Bistability in electrically writable non-volatile polymer memory devices.
In recent years, interest in applications of organic materials in electronic devices (light emitting diodes, field effect transistors, solar cells), has increased rapidly. The advantages of organic materials are the ease of processing, lower production costs and structural flexibility allowing achievement of the desired electrical and mechanical characteristics. Very recently, there have been demonstrations of blends of polymer and metal nanoparticles and/or small organic molecules in memory devices; such memory devices are called polymer memory devices (PMDs). These devices show two electrical conductance states (“high” and “low”) when voltage is applied, thus rendering the structures suitable for data retention. These two states can be viewed as the realisation of non-volatile electrical memory. There is always growing need to look for inexpensive, fast, high-density memory devices with longer retention times and PMDs do possess some of these aforesaid criteria. Albeit, there is a rapid development in this area, the memory mechanism is still unclear. This work attempts to analyse the memory effect in PMDs and proposes a theory based on experimental data. The thin film polymer blends (polyvinyl acetate, polyvinyl alcohol and polystyrene) and small organic molecules were deposited by spin coating onto a glass substrate marked with thin metal tracks. A top contact was evaporated onto the blend after drying - this resulted in a metal-organic-metal (MOM) structure. MOM devices with different metal electrodes (a series of metals with different work functions Al, In,Cu,Cr, Ag and Au) were used to understand the exact electrical transport mechanism through the blend and the individual polymers. An in-depth electrical analysis of these MOM devices was carried out using an HP4140B picoammeter (current-voltage) and an LCR HP4192 bridge. FTIR and UV-VIS spectroscopy were also conducted in order to understand blend properties and the effect of the same, if any, on the electrical charging mechanism in the PMDs.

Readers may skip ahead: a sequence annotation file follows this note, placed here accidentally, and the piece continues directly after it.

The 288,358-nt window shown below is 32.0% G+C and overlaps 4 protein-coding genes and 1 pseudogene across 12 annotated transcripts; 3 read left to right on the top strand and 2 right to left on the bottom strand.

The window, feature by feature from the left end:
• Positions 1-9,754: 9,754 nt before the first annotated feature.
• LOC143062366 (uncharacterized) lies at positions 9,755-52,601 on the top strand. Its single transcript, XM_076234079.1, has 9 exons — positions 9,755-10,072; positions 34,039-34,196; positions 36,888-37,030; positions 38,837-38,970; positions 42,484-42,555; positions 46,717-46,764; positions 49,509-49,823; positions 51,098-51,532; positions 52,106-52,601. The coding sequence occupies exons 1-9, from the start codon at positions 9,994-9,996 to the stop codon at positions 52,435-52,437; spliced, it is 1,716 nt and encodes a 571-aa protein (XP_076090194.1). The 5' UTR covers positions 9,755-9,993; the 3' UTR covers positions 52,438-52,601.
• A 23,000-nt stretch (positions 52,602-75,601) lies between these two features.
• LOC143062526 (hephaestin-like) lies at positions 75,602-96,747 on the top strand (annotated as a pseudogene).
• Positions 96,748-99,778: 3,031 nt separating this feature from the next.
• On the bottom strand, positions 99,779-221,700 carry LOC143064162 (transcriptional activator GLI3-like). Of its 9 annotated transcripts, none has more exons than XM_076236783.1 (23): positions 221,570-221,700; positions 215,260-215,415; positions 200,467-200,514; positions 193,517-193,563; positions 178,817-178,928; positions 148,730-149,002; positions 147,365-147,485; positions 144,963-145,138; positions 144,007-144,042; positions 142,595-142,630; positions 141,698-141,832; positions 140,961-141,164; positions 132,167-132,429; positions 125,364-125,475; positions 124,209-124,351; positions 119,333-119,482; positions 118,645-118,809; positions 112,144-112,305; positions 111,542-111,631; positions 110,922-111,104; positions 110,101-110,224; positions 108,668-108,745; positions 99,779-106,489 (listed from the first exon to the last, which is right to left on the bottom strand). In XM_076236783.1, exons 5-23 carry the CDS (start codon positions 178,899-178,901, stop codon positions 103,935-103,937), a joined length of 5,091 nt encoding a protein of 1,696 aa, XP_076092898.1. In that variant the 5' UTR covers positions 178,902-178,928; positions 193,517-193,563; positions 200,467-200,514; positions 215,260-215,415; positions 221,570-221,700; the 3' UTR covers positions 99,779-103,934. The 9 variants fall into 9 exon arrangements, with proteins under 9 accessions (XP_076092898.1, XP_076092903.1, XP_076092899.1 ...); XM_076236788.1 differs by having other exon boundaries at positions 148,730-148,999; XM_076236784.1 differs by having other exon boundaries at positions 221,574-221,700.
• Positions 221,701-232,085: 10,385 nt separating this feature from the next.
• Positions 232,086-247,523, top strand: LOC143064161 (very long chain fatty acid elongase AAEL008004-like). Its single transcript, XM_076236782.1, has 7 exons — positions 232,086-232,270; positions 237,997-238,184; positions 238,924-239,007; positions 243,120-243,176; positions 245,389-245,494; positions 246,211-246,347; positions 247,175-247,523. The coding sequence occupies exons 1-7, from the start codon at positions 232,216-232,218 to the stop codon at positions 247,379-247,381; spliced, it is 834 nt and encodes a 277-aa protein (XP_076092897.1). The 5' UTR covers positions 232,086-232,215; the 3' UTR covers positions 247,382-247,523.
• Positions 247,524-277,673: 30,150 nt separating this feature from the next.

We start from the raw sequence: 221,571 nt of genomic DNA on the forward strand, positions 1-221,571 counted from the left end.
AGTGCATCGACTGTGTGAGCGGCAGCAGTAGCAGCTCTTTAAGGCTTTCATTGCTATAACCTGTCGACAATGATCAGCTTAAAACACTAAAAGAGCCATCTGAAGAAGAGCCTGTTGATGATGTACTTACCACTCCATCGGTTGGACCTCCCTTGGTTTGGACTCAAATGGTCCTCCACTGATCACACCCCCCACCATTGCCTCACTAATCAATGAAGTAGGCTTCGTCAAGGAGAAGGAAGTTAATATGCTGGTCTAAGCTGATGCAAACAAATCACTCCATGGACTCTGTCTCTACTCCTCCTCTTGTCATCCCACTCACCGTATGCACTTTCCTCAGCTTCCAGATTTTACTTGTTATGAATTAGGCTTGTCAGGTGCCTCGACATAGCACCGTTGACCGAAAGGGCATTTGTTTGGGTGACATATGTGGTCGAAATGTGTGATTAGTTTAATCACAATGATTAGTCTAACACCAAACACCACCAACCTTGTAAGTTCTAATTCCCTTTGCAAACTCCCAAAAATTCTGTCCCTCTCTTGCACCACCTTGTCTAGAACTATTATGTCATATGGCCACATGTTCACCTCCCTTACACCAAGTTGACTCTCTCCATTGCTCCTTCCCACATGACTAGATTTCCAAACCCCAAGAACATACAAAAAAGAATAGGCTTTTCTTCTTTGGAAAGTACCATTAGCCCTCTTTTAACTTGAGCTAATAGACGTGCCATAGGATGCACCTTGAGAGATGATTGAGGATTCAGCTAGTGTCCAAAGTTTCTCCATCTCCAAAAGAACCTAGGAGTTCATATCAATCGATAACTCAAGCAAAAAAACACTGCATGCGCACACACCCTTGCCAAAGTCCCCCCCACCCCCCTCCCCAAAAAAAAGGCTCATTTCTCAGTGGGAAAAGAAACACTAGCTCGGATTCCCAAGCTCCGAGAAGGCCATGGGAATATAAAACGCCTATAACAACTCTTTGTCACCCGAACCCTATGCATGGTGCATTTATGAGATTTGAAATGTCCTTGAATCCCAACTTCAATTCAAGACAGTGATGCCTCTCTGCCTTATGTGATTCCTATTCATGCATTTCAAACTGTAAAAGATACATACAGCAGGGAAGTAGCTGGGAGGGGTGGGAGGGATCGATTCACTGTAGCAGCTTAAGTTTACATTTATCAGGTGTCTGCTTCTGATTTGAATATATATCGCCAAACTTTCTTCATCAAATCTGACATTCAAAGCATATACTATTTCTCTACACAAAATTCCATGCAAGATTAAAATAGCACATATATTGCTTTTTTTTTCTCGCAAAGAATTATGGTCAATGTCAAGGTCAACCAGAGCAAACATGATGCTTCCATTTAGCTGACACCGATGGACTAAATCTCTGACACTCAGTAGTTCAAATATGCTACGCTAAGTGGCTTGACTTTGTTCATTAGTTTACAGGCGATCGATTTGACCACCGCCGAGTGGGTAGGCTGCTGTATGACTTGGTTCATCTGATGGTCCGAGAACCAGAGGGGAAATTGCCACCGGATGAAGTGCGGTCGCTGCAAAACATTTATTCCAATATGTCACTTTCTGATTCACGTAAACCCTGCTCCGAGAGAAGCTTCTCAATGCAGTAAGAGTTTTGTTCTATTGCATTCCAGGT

Citation : Salaoru, I. and Paul, S. (2009) Bistability in electrically writable non-volatile polymer memory devices. Material Research Society Symposium Proceedings, 1114-G12-09.
Research Group : Emerging Technologies Research Centre
Research Institute : Institute of Engineering Sciences (IES)